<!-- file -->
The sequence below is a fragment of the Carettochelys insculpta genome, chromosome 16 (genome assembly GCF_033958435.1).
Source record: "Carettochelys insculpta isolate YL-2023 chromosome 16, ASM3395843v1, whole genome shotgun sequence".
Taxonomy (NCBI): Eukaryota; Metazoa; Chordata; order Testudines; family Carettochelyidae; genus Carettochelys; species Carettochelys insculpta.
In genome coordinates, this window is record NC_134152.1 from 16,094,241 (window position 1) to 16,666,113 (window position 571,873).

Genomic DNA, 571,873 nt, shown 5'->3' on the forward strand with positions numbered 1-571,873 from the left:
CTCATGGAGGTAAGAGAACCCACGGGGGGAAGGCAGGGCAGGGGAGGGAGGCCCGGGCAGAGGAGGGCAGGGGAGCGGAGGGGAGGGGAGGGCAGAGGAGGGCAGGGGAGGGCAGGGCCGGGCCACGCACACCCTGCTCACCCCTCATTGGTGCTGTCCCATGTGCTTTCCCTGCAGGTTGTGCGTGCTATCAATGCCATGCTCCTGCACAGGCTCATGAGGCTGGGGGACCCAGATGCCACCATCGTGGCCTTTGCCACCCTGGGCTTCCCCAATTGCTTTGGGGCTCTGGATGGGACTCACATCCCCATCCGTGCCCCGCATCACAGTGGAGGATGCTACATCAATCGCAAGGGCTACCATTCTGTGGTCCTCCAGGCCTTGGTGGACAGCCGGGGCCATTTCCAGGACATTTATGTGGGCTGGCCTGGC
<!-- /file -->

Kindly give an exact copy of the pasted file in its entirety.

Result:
The sequence below is a fragment of the Carettochelys insculpta genome, chromosome 16 (genome assembly GCF_033958435.1).
Source record: "Carettochelys insculpta isolate YL-2023 chromosome 16, ASM3395843v1, whole genome shotgun sequence".
Taxonomy (NCBI): Eukaryota; Metazoa; Chordata; order Testudines; family Carettochelyidae; genus Carettochelys; species Carettochelys insculpta.
In genome coordinates, this window is record NC_134152.1 from 16,094,241 (window position 1) to 16,666,113 (window position 571,873).

Genomic DNA, 571,873 nt, shown 5'->3' on the forward strand with positions numbered 1-571,873 from the left:
CTCATGGAGGTAAGAGAACCCACGGGGGGAAGGCAGGGCAGGGGAGGGAGGCCCGGGCAGAGGAGGGCAGGGGAGCGGAGGGGAGGGGAGGGCAGAGGAGGGCAGGGGAGGGCAGGGCCGGGCCACGCACACCCTGCTCACCCCTCATTGGTGCTGTCCCATGTGCTTTCCCTGCAGGTTGTGCGTGCTATCAATGCCATGCTCCTGCACAGGCTCATGAGGCTGGGGGACCCAGATGCCACCATCGTGGCCTTTGCCACCCTGGGCTTCCCCAATTGCTTTGGGGCTCTGGATGGGACTCACATCCCCATCCGTGCCCCGCATCACAGTGGAGGATGCTACATCAATCGCAAGGGCTACCATTCTGTGGTCCTCCAGGCCTTGGTGGACAGCCGGGGCCATTTCCAGGACATTTATGTGGGCTGGCCTGGC